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A shift in the NSCLC treatment paradigm came in the form of immunotherapy, which has since seen significant progress—mostly in the past decade.
Just over 20 years ago, the prognosis for patients with non–small cell lung cancer (NSCLC) was dismal. Chemotherapy regimens were the only options available, and although they did improve survival for patients, all doublets demonstrated similar efficacy, no predictive factors had been identified for response, and there was significant associated toxicity. With 1-year survival rates of 33%, and a median survival of just 7.9 months, it was clear that a paradigm shift was needed, according to Roy Herbst, MD, PhD.1,2
This shift came in the form of immunotherapy, which has since seen significant progress—mostly in the past decade, Herbst, the Ensign Professor of Medicine, professor of Pharmacology, director of Center for Thoracic Cancers, and chief of Medical Oncology at Yale Cancer Center and Smilow Cancer Hospital, noted during a presentation during the 3rd Annual Precision Medicine Symposium: An Illustrated Tumor Board, a program developed by Physicians’ Education Resource® LLC.
One of the first studies to showcase this was the phase 1 CA209-003 trial (NCT00730639), which examined nivolumab (Opdivo) in patients with previously treated, advanced NSCLC. The median overall survival for those treated with the agent was 9.9 months (95% CI, 7.8-12.4), and the 5-year OS rate was 16%.3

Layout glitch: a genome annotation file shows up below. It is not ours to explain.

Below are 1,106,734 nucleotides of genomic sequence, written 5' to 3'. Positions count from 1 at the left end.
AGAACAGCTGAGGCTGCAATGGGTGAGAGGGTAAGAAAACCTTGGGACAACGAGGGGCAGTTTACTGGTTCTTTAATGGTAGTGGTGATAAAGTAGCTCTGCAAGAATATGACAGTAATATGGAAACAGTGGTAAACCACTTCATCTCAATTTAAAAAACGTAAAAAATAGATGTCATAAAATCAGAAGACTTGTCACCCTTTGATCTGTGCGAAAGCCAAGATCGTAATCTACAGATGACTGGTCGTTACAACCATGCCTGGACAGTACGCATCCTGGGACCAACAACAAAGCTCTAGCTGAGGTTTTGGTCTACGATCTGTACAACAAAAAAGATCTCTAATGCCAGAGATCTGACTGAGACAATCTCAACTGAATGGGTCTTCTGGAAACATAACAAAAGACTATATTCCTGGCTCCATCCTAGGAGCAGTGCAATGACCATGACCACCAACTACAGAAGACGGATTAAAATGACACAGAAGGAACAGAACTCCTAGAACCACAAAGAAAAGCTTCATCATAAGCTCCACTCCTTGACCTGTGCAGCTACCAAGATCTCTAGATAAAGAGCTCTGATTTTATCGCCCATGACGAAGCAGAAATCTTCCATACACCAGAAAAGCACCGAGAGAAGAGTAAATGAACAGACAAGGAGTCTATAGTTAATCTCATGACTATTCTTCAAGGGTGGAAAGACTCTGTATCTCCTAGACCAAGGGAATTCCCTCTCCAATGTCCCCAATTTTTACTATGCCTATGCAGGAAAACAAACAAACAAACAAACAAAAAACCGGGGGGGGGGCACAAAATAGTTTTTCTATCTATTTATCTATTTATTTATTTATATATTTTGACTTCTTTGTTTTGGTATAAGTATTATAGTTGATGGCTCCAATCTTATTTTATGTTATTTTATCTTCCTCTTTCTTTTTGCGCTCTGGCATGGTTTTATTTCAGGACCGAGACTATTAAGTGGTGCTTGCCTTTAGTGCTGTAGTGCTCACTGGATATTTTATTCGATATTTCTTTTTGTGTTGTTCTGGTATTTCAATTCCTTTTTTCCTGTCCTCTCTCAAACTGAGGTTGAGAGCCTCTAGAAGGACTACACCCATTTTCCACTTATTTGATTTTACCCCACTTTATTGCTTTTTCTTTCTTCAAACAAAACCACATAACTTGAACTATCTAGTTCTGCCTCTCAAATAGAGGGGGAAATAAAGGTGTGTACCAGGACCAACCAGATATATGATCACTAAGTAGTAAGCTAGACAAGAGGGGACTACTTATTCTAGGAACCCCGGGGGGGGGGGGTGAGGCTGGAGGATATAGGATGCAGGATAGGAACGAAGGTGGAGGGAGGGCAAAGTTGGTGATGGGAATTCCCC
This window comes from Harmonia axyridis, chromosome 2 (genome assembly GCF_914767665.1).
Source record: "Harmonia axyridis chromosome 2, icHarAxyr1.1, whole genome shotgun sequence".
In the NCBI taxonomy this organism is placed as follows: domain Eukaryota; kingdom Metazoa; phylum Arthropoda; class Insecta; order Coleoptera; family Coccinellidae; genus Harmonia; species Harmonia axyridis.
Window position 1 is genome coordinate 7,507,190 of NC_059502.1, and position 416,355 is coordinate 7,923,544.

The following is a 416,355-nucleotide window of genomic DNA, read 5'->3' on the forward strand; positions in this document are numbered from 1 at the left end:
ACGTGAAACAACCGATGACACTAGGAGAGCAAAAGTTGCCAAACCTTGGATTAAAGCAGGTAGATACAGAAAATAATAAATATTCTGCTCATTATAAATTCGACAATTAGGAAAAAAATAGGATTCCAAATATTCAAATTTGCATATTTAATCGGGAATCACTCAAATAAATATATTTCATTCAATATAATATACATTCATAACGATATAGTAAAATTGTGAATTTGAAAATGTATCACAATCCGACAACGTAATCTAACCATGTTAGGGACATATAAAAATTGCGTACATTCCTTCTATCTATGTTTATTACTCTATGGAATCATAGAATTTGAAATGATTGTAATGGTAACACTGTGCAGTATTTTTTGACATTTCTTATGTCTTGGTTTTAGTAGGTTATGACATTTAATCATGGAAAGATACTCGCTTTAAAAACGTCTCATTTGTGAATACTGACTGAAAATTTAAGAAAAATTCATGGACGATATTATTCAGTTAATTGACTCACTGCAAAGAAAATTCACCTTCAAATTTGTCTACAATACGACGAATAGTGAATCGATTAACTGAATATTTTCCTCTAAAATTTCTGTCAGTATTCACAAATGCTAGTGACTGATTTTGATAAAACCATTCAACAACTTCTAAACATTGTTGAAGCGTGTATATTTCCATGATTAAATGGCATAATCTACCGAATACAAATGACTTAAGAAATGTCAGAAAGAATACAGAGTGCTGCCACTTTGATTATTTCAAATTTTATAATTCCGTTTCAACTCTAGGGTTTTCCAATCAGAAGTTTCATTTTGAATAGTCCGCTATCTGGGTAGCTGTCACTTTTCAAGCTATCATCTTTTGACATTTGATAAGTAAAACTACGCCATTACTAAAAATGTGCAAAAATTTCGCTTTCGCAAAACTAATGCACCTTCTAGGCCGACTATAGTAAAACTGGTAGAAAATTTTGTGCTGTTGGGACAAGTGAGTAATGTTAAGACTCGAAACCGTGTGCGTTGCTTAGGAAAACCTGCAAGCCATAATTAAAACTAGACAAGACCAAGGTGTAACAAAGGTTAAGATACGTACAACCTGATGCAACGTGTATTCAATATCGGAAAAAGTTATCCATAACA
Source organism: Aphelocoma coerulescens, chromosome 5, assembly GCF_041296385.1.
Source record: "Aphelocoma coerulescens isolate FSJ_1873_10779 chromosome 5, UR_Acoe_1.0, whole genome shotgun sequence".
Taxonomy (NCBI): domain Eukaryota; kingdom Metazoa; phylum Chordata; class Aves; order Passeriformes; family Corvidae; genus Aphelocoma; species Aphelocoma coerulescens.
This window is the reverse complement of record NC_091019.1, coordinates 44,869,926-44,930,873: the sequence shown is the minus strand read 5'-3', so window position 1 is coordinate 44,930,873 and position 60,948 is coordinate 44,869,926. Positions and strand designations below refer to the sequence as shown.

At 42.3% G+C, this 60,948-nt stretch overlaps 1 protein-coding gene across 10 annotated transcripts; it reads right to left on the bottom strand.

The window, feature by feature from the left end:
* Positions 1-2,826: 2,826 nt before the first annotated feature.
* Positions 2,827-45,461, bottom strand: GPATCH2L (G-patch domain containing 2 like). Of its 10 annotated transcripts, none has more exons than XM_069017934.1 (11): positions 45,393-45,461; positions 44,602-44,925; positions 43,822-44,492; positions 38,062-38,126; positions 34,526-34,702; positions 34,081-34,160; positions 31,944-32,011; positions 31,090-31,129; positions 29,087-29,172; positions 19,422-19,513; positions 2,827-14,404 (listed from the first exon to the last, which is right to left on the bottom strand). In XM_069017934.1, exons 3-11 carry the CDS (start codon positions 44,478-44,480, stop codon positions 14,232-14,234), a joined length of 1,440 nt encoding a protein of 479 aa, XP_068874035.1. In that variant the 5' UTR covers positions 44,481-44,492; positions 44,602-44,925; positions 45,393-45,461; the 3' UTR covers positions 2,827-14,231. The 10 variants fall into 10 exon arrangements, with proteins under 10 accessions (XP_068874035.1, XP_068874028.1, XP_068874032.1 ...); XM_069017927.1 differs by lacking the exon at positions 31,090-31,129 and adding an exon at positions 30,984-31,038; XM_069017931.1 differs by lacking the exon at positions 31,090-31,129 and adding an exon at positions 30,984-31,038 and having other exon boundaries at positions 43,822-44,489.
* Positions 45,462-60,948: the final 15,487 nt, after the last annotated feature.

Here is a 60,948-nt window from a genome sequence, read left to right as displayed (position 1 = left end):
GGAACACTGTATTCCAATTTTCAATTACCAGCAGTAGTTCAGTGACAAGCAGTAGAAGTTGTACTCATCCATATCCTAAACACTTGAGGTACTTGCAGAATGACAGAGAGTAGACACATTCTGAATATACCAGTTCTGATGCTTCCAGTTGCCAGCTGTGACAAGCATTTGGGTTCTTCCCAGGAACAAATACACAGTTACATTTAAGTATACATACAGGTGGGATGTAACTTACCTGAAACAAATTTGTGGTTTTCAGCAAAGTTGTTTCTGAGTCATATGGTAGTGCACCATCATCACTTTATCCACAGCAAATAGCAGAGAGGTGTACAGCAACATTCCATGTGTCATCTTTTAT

“This is incredible,” Herbst said. “It is only 16% of patients, but it really does speak to the fact that we probably are curing lung cancer.”
PD-L1 remains an important biomarker in this patient population, due to its high positive predictive value. However, issue still exist with the biomarker, such as heterogeneity, the interval between biopsy and treatment, differences in primary vs metastatic disease, and antibody and staining conditions.4
Additionally, defining a positive PD-L1 result depends on the cell type expressing the marker (immune vs tumor), the location of expression (cell surface vs intracellular vs stromal), the intensity or percent of positive cells, and the distribution.
“PD-L1 is a good marker, but it’s a difficult marker due to heterogeneity, [as well as] different ways of measuring and scoring it,” Herbst said. “But it certainly can be useful.”
This was indicated in the phase 2/3 KEYNOTE-010 trial (NCT01905657), which examined pembrolizumab (Keytruda) vs docetaxel in previously treated, patients with PD-L1–positive, advanced NSCLC. Patients on the trial were required to have a PD-L1 tumor proportion score (TPS) of at least 1%. Results showed that among patients with a PD-L1 TPS of 50% or higher, the median OS was 16.9 months (95% CI, 12.3-21.4) with pembrolizumab vs 8.2 months (95% CI, 6.4-9.8) with docetaxel. In patients with a PD-L1 TPS of 1% or higher, the median OS in the investigative and control arms was 11.8 months (95% CI, 10.4-13.1) vs 8.4 months (95% CI, 7.6-9.5), respectively.5
In terms of progression-free survival (PFS), those who received pembrolizumab who had a PD-L1 TPS of 50% or higher had a median PFS of 5.3 months (95% CI, 4.2-6.5) vs 4.0 months (95% CI, 3.1-4.1) in those with a PD-L1 TPS of 1% or higher.
The objective response rate (ORR) achieved with pembrolizumab was also higher among patients with the higher PD-L1 TPS, at 33.1% (95% CI, 27.7%-38.8%) vs 21.1% (95% CI, 18.2%-24.4%) in those with a PD-L1 TPS of 1% or higher. Both groups had a median duration of response (DOR) of 68.4 months.
The 3-year OS rate from completion of 35 cycles of treatment with pembrolizumab was 83.0%, and 15.6% of patients with a PD-L1 TPS of 1% or higher were alive at approximately 5 years from randomization, which was similar to what had been observed with nivolumab, Herbst noted.